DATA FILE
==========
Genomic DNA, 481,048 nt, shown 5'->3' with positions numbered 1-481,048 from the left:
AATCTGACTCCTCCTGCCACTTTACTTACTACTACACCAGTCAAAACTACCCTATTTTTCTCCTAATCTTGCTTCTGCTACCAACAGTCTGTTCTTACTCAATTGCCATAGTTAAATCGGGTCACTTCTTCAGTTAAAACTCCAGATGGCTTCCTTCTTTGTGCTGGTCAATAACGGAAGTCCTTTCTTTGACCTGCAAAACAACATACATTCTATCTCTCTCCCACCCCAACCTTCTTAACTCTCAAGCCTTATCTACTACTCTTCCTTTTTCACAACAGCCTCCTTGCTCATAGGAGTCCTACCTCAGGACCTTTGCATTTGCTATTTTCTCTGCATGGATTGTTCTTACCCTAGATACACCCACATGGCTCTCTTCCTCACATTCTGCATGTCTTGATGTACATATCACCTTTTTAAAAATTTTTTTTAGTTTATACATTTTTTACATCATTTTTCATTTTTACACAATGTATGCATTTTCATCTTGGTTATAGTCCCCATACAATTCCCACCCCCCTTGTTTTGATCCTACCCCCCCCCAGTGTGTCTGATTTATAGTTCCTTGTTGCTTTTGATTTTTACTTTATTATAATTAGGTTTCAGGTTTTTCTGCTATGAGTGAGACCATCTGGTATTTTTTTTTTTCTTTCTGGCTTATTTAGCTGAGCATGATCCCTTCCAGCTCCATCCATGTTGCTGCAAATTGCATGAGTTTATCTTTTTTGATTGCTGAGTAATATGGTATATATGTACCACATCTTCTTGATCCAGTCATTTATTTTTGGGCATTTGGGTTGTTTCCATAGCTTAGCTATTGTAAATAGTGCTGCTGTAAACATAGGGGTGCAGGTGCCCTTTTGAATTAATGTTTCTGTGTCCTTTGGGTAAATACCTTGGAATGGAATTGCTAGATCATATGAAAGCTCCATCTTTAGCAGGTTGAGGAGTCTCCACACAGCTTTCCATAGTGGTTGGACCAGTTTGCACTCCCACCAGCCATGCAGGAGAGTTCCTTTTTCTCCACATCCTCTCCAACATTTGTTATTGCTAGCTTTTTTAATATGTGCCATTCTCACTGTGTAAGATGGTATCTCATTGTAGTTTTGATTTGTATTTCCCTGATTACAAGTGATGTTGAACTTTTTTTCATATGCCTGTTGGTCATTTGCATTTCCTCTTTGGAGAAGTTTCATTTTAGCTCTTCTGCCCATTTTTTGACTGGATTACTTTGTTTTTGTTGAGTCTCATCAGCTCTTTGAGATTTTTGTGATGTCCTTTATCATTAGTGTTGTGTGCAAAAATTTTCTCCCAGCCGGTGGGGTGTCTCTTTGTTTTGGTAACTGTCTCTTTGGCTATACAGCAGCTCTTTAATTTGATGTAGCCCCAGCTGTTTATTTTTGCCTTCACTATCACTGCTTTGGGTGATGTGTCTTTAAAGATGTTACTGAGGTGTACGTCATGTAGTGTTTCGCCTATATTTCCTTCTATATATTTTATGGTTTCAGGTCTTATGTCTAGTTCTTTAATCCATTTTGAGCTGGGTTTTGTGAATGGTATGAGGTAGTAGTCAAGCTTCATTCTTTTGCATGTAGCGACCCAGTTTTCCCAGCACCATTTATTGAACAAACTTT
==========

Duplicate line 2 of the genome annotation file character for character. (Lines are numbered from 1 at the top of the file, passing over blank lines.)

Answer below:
AATCTGACTCCTCCTGCCACTTTACTTACTACTACACCAGTCAAAACTACCCTATTTTTCTCCTAATCTTGCTTCTGCTACCAACAGTCTGTTCTTACTCAATTGCCATAGTTAAATCGGGTCACTTCTTCAGTTAAAACTCCAGATGGCTTCCTTCTTTGTGCTGGTCAATAACGGAAGTCCTTTCTTTGACCTGCAAAACAACATACATTCTATCTCTCTCCCACCCCAACCTTCTTAACTCTCAAGCCTTATCTACTACTCTTCCTTTTTCACAACAGCCTCCTTGCTCATAGGAGTCCTACCTCAGGACCTTTGCATTTGCTATTTTCTCTGCATGGATTGTTCTTACCCTAGATACACCCACATGGCTCTCTTCCTCACATTCTGCATGTCTTGATGTACATATCACCTTTTTAAAAATTTTTTTTAGTTTATACATTTTTTACATCATTTTTCATTTTTACACAATGTATGCATTTTCATCTTGGTTATAGTCCCCATACAATTCCCACCCCCCTTGTTTTGATCCTACCCCCCCCCAGTGTGTCTGATTTATAGTTCCTTGTTGCTTTTGATTTTTACTTTATTATAATTAGGTTTCAGGTTTTTCTGCTATGAGTGAGACCATCTGGTATTTTTTTTTTTCTTTCTGGCTTATTTAGCTGAGCATGATCCCTTCCAGCTCCATCCATGTTGCTGCAAATTGCATGAGTTTATCTTTTTTGATTGCTGAGTAATATGGTATATATGTACCACATCTTCTTGATCCAGTCATTTATTTTTGGGCATTTGGGTTGTTTCCATAGCTTAGCTATTGTAAATAGTGCTGCTGTAAACATAGGGGTGCAGGTGCCCTTTTGAATTAATGTTTCTGTGTCCTTTGGGTAAATACCTTGGAATGGAATTGCTAGATCATATGAAAGCTCCATCTTTAGCAGGTTGAGGAGTCTCCACACAGCTTTCCATAGTGGTTGGACCAGTTTGCACTCCCACCAGCCATGCAGGAGAGTTCCTTTTTCTCCACATCCTCTCCAACATTTGTTATTGCTAGCTTTTTTAATATGTGCCATTCTCACTGTGTAAGATGGTATCTCATTGTAGTTTTGATTTGTATTTCCCTGATTACAAGTGATGTTGAACTTTTTTTCATATGCCTGTTGGTCATTTGCATTTCCTCTTTGGAGAAGTTTCATTTTAGCTCTTCTGCCCATTTTTTGACTGGATTACTTTGTTTTTGTTGAGTCTCATCAGCTCTTTGAGATTTTTGTGATGTCCTTTATCATTAGTGTTGTGTGCAAAAATTTTCTCCCAGCCGGTGGGGTGTCTCTTTGTTTTGGTAACTGTCTCTTTGGCTATACAGCAGCTCTTTAATTTGATGTAGCCCCAGCTGTTTATTTTTGCCTTCACTATCACTGCTTTGGGTGATGTGTCTTTAAAGATGTTACTGAGGTGTACGTCATGTAGTGTTTCGCCTATATTTCCTTCTATATATTTTATGGTTTCAGGTCTTATGTCTAGTTCTTTAATCCATTTTGAGCTGGGTTTTGTGAATGGTATGAGGTAGTAGTCAAGCTTCATTCTTTTGCATGTAGCGACCCAGTTTTCCCAGCACCATTTATTGAACAAACTTT